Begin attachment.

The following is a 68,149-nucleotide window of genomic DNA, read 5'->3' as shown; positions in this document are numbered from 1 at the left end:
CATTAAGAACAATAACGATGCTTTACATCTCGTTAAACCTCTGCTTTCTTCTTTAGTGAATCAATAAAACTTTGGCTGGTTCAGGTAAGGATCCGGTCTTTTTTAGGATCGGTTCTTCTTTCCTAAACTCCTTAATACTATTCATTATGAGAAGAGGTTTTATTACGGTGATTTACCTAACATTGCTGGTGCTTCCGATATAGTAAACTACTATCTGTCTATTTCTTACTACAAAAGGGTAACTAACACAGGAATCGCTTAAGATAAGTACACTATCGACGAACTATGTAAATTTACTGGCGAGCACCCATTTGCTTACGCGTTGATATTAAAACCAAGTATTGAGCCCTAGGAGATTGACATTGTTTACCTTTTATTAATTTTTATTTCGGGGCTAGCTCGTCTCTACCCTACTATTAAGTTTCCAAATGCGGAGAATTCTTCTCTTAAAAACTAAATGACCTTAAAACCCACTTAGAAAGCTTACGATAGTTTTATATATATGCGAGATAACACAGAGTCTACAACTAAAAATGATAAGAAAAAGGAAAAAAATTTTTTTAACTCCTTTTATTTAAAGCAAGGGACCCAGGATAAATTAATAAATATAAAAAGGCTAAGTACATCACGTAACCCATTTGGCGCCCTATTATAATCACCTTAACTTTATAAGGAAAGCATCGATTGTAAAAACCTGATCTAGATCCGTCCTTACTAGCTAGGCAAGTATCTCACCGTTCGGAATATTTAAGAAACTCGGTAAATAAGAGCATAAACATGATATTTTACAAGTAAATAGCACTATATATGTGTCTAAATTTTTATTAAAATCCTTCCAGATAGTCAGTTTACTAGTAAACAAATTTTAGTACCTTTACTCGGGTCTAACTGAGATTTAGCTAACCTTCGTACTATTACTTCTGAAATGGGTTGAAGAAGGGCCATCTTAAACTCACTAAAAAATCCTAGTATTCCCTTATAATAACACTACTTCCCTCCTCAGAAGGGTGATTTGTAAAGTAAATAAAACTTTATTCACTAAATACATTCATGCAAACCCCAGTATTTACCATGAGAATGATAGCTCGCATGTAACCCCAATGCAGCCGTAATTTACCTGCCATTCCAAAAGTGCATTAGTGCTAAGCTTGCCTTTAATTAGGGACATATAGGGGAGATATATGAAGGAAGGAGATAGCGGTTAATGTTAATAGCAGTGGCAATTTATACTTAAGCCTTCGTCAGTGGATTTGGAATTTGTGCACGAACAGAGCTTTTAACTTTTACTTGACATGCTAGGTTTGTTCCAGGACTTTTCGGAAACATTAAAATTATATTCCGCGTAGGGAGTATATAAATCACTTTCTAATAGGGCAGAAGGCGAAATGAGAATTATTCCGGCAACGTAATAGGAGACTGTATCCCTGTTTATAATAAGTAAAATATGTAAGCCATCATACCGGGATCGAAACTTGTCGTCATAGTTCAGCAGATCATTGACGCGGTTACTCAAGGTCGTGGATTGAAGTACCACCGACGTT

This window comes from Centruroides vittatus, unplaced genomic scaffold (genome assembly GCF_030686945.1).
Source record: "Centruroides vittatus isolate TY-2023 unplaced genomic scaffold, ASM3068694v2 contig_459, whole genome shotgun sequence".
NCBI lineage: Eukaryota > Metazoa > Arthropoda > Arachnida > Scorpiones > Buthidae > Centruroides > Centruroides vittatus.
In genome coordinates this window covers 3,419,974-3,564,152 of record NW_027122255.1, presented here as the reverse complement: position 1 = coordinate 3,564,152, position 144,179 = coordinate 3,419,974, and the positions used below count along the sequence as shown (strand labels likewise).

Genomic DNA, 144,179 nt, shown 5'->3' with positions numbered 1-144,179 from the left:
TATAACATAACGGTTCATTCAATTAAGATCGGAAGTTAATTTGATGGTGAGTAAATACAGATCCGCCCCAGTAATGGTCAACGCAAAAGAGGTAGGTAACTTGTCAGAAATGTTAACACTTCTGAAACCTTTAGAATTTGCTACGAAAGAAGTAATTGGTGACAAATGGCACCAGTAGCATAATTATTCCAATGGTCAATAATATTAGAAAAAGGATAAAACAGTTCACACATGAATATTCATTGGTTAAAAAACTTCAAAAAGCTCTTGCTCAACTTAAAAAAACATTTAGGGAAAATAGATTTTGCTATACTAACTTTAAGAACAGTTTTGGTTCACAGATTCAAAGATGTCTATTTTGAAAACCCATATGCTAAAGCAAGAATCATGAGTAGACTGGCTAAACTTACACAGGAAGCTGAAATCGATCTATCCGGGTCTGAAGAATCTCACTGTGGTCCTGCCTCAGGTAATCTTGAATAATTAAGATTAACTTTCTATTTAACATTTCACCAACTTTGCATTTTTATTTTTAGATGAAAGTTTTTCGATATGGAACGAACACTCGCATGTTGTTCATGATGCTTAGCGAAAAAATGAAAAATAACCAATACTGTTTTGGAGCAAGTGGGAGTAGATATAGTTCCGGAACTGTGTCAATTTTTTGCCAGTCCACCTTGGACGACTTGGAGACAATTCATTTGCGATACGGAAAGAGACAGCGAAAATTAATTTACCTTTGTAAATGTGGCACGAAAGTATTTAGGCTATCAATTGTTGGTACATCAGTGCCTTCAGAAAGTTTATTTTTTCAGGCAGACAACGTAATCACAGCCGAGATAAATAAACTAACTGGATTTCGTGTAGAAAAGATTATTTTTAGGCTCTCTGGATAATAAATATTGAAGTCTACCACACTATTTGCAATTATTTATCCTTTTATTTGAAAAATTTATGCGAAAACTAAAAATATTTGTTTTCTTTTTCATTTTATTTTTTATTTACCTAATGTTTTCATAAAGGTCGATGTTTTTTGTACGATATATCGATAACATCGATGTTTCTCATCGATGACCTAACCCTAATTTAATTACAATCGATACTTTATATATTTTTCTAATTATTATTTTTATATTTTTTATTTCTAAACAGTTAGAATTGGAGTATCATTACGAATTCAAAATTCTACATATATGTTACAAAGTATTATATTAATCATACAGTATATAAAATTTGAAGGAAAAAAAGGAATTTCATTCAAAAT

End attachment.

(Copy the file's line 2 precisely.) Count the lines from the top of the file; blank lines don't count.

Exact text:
CATTAAGAACAATAACGATGCTTTACATCTCGTTAAACCTCTGCTTTCTTCTTTAGTGAATCAATAAAACTTTGGCTGGTTCAGGTAAGGATCCGGTCTTTTTTAGGATCGGTTCTTCTTTCCTAAACTCCTTAATACTATTCATTATGAGAAGAGGTTTTATTACGGTGATTTACCTAACATTGCTGGTGCTTCCGATATAGTAAACTACTATCTGTCTATTTCTTACTACAAAAGGGTAACTAACACAGGAATCGCTTAAGATAAGTACACTATCGACGAACTATGTAAATTTACTGGCGAGCACCCATTTGCTTACGCGTTGATATTAAAACCAAGTATTGAGCCCTAGGAGATTGACATTGTTTACCTTTTATTAATTTTTATTTCGGGGCTAGCTCGTCTCTACCCTACTATTAAGTTTCCAAATGCGGAGAATTCTTCTCTTAAAAACTAAATGACCTTAAAACCCACTTAGAAAGCTTACGATAGTTTTATATATATGCGAGATAACACAGAGTCTACAACTAAAAATGATAAGAAAAAGGAAAAAAATTTTTTTAACTCCTTTTATTTAAAGCAAGGGACCCAGGATAAATTAATAAATATAAAAAGGCTAAGTACATCACGTAACCCATTTGGCGCCCTATTATAATCACCTTAACTTTATAAGGAAAGCATCGATTGTAAAAACCTGATCTAGATCCGTCCTTACTAGCTAGGCAAGTATCTCACCGTTCGGAATATTTAAGAAACTCGGTAAATAAGAGCATAAACATGATATTTTACAAGTAAATAGCACTATATATGTGTCTAAATTTTTATTAAAATCCTTCCAGATAGTCAGTTTACTAGTAAACAAATTTTAGTACCTTTACTCGGGTCTAACTGAGATTTAGCTAACCTTCGTACTATTACTTCTGAAATGGGTTGAAGAAGGGCCATCTTAAACTCACTAAAAAATCCTAGTATTCCCTTATAATAACACTACTTCCCTCCTCAGAAGGGTGATTTGTAAAGTAAATAAAACTTTATTCACTAAATACATTCATGCAAACCCCAGTATTTACCATGAGAATGATAGCTCGCATGTAACCCCAATGCAGCCGTAATTTACCTGCCATTCCAAAAGTGCATTAGTGCTAAGCTTGCCTTTAATTAGGGACATATAGGGGAGATATATGAAGGAAGGAGATAGCGGTTAATGTTAATAGCAGTGGCAATTTATACTTAAGCCTTCGTCAGTGGATTTGGAATTTGTGCACGAACAGAGCTTTTAACTTTTACTTGACATGCTAGGTTTGTTCCAGGACTTTTCGGAAACATTAAAATTATATTCCGCGTAGGGAGTATATAAATCACTTTCTAATAGGGCAGAAGGCGAAATGAGAATTATTCCGGCAACGTAATAGGAGACTGTATCCCTGTTTATAATAAGTAAAATATGTAAGCCATCATACCGGGATCGAAACTTGTCGTCATAGTTCAGCAGATCATTGACGCGGTTACTCAAGGTCGTGGATTGAAGTACCACCGACGTT